Why are we in this clinic?
You are at the EOS clinic because your child has early onset scoliosis. There will be many challenges for you, your child and your doctor, but you have come to the right place. This clinic brings the necessary team members together to treat your child’s condition in the best way possible.
In this clinic we will watch the three main issues of early onset scoliosis: growth, lung function and the progression of the scoliosis.
You and your child will be invited to take part in several research projects which might lead to better care for children all over the world with this same medical problem. Whether you decide to take part in the various research projects, your child’s doctor will keep giving your child the best care available.
Who will my child see in the clinic?
- Orthopedic (bone) Doctor: The orthopedist will watch the scoliosis growth and general growth of your child. This doctor will decide on a treatment plan for the scoliosis and might order special tests to monitor your child’s overall health regarding the scoliosis.
- Pulmonary (lung) Doctor: The pulmonologist will watch lung growth and function. This doctor will order special tests to see how well your child’s lungs are working. They might order medicine or equipment to help your child’s lungs work better.
- Clinic Nurse: The clinic nurse will manage your child’s care. This nurse will explain your child’s medical condition and talk with you about any tests and treatment your c child might need. The clinic nurse will be the one to call with questions or concerns.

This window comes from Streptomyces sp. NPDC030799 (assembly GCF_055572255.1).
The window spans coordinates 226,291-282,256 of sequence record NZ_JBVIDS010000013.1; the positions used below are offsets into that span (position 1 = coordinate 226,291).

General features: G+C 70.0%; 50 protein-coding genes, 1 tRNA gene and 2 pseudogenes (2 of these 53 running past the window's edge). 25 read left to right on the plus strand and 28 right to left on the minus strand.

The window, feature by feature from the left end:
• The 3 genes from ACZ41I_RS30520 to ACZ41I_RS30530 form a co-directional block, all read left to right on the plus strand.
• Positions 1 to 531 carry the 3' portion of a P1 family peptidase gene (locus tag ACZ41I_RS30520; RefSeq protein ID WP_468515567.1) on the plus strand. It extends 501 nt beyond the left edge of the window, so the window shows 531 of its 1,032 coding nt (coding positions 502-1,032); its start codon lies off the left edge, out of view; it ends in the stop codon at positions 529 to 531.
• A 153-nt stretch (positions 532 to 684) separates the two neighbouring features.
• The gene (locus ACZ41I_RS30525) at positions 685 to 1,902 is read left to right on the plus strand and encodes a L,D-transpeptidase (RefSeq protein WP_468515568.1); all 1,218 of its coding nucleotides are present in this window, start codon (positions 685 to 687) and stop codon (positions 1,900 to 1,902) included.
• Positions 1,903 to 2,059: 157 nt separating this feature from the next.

- Respiratory (breathing) Therapist: This therapist will do the breathing tests (Pulmonary Function Tests or PFTs) to see how well your child’s lungs work. They will also teach you and your child about any other tests or treatments needed.
- Scoliosis Research Nurse: The research nurse will explain our research projects to you. This nurse might also measure your child’s height and armspan and record clinical information that could be useful in research and also help the doctors in the treatment of your child.
- Orthotist (the “brace maker”): If your orthopedic doctor says your child needs a back brace, the orthotist will make one that is just right for your child.
Breathing Test: Pulmonary Function Test or PFT
What is a PFT?
A PFT (Pulmonary Function Test) is a painless breathing test that can help the doctor determine if your child’s lungs are working properly. A PFT can also help the doctor determine what kind of medicine(s) will be the most effective for your child. This breathing test will be done at every EOS clinic visit.
How is a PFT done?
The respiratory therapist will teach your child a few different ways of breathing. During the test, your child will blow into a tube with force, a lot like blowing out birthday candles.
How should I prepare my child?
- Tell your child that the test does not hurt. Explain how the test is done and answer as many questions as you can.
- If your child is already taking a bronchodilator (inhaler or nebulizer), try not to use it within four hours before the breathing test, if possible.
- If your child is wheezing, coughing or having any problems breathing, go ahead and give the medicine as prescribed.
- The respiratory therapist will take your child to a room to test your child’s lung function. A parent or guardian is allowed to be in the room with your child to cheer them on.
Practice Makes Perfect
- A PFT is hard work. Your child must do the best they can when being tested so your doctors will be able to determine the best treatment method.
- To help your child with the test you will find a pinwheel in this package. Please follow the directions for putting it together.
- Use this pinwheel to help make your child become more comfortable with taking a “really big breath and blowing it out all the way.”
- Practicing this for several days before your appointment will help make your child less anxious during the test.